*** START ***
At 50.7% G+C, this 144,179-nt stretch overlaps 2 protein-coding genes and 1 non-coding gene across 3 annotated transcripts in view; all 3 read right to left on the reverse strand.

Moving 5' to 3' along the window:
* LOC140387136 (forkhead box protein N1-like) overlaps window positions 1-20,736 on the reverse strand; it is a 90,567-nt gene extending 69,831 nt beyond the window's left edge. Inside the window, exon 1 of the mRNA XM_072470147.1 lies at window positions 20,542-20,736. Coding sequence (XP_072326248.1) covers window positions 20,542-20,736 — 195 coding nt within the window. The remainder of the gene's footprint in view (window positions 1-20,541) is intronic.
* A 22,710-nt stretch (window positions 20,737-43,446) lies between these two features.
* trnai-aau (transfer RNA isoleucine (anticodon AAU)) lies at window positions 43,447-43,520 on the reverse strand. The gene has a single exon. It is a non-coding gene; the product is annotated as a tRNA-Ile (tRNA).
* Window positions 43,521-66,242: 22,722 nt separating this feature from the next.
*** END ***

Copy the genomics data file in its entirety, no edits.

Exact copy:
At 50.7% G+C, this 144,179-nt stretch overlaps 2 protein-coding genes and 1 non-coding gene across 3 annotated transcripts in view; all 3 read right to left on the reverse strand.

Moving 5' to 3' along the window:
* LOC140387136 (forkhead box protein N1-like) overlaps window positions 1-20,736 on the reverse strand; it is a 90,567-nt gene extending 69,831 nt beyond the window's left edge. Inside the window, exon 1 of the mRNA XM_072470147.1 lies at window positions 20,542-20,736. Coding sequence (XP_072326248.1) covers window positions 20,542-20,736 — 195 coding nt within the window. The remainder of the gene's footprint in view (window positions 1-20,541) is intronic.
* A 22,710-nt stretch (window positions 20,737-43,446) lies between these two features.
* trnai-aau (transfer RNA isoleucine (anticodon AAU)) lies at window positions 43,447-43,520 on the reverse strand. The gene has a single exon. It is a non-coding gene; the product is annotated as a tRNA-Ile (tRNA).
* Window positions 43,521-66,242: 22,722 nt separating this feature from the next.